We head north and east to Sayuka, on the trail of Remaro. We make brief stops to fight a Principi ship (which moved immediately to board us, offering us only a single broadside before melee) and to collect a bounty on one Silent Dhwrgas, a monk who apparently betrayed his order.

    Sayuka is a small colony of the RDC, and its character speaks to that. Everything is very clean and aggressively ship-shape, and our first greeting comes from a Huana woman being coached by an irritable undersecretary who puts up with a strange amount of back-sass from her. Apparently, the island is filled with large beasts and large trees, and surrounded by large reefs with large sharks (a vendor elsewhere says that druids have been sending these large beasts at the walls of late).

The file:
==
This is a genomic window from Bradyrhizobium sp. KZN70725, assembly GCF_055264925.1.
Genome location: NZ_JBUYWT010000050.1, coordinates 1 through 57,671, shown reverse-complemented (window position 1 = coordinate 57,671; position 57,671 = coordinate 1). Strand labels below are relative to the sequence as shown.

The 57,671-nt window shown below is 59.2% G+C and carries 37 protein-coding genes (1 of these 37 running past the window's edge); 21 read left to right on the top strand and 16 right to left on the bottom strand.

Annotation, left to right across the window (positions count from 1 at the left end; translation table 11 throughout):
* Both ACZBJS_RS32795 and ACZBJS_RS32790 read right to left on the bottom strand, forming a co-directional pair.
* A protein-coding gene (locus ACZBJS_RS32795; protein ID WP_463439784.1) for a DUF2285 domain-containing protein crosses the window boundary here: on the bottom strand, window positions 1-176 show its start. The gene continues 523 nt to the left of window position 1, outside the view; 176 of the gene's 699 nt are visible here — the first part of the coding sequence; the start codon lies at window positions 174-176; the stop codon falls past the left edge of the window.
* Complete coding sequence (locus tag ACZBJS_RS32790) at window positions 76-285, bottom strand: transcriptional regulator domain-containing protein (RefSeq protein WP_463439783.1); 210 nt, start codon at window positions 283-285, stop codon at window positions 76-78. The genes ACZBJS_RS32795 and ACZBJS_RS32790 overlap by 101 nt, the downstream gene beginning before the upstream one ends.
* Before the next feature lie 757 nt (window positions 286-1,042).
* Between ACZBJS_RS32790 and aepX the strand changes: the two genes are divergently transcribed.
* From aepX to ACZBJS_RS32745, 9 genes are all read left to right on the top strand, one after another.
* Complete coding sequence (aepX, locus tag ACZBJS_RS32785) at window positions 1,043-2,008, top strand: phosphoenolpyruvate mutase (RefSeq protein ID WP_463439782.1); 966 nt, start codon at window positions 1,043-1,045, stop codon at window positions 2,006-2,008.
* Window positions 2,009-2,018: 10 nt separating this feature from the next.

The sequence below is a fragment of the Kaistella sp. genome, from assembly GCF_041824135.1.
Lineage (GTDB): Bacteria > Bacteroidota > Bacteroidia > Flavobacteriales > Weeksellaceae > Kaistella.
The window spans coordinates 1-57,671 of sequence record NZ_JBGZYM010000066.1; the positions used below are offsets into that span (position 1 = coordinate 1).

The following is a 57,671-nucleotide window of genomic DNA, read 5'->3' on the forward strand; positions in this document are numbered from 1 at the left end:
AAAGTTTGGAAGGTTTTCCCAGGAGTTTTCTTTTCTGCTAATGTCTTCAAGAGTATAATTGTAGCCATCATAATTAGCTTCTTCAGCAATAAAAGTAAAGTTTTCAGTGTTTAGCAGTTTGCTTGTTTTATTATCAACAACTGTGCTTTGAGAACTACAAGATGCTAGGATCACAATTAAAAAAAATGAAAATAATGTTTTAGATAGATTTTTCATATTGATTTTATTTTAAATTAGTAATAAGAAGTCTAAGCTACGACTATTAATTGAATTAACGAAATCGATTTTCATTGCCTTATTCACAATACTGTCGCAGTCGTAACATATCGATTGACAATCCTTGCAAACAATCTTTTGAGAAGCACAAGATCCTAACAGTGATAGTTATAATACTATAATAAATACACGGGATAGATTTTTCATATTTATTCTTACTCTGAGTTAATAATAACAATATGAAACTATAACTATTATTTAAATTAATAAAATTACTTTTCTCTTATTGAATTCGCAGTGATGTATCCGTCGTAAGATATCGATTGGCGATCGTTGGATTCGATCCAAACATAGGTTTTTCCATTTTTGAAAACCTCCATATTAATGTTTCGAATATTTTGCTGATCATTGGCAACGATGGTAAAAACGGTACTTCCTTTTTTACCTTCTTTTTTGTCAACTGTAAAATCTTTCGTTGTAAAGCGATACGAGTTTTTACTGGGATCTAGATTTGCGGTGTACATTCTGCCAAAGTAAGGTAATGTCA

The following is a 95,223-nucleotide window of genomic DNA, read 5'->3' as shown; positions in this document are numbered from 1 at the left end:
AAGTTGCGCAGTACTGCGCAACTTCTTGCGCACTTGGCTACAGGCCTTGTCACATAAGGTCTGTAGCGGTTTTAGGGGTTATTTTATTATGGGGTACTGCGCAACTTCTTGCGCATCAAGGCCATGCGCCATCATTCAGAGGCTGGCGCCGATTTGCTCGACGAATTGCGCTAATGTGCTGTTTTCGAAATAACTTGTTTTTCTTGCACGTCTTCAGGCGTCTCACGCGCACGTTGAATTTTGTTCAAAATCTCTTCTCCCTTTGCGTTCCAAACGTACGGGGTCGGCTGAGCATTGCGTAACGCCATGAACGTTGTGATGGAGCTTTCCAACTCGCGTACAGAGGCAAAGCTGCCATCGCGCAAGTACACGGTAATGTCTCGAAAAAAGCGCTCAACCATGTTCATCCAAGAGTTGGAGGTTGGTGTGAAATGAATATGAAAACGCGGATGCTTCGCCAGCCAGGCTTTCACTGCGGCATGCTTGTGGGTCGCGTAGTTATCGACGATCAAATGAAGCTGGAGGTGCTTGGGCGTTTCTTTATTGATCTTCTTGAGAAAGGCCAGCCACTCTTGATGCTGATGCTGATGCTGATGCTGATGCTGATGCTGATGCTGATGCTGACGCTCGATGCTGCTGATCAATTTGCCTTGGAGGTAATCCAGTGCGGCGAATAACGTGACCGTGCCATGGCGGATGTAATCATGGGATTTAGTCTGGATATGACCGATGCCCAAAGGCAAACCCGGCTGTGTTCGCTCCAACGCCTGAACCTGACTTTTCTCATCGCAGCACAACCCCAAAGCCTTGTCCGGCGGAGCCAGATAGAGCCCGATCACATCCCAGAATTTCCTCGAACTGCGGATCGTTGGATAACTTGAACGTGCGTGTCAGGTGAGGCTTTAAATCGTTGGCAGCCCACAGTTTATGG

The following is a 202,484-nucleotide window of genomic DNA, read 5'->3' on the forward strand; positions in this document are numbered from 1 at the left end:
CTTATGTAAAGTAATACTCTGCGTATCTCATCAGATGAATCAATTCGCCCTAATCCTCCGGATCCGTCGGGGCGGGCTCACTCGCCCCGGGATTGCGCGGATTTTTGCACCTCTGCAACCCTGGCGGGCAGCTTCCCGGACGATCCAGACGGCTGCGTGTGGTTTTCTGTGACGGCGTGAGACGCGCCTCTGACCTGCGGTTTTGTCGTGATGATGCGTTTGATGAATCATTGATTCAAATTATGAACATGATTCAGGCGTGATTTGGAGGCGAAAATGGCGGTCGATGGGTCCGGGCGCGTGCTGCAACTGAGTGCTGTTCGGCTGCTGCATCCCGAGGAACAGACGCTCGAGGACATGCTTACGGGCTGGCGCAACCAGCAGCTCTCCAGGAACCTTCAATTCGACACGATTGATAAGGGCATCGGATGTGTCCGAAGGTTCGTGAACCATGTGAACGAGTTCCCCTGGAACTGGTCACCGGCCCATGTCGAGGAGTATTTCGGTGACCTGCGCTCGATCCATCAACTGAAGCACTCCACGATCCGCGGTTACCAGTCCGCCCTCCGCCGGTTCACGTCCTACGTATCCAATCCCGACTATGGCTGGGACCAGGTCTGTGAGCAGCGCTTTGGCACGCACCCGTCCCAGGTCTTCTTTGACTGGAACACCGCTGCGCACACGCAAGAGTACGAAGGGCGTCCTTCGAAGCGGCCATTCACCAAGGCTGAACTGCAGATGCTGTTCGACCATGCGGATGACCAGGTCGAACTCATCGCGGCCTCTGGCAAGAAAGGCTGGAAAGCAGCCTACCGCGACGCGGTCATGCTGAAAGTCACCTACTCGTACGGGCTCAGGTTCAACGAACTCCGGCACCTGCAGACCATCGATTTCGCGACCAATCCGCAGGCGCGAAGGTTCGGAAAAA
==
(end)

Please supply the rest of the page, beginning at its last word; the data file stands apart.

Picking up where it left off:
We find Remaro planning to set sail, lamenting the decline of the Principi from something he once felt pride in. Conversing with him yields the information that Remaro did, in fact, lead a mutiny, because he discovered that his captain had been dealing in the slave trade. Remaro strangely prefaced this statement with "no words can justify what I've done" right before coming up with a good justification for what he did. Serafen is shocked and deeply hurt, his mind unwittingly projecting to Ryndara memories of his own past as a pit slave. Remaro gives Serafen a hand mortar (now two for twice the fun!) before heading out.

    On our way out of Sayuka, we are stopped by Malnaj, who demands to know what we're doing here, coincidentally at the same place to which they were tracking Remaro. Ryndara lies and says we had killed Remaro, but to no avail; she attacks, and we kill her.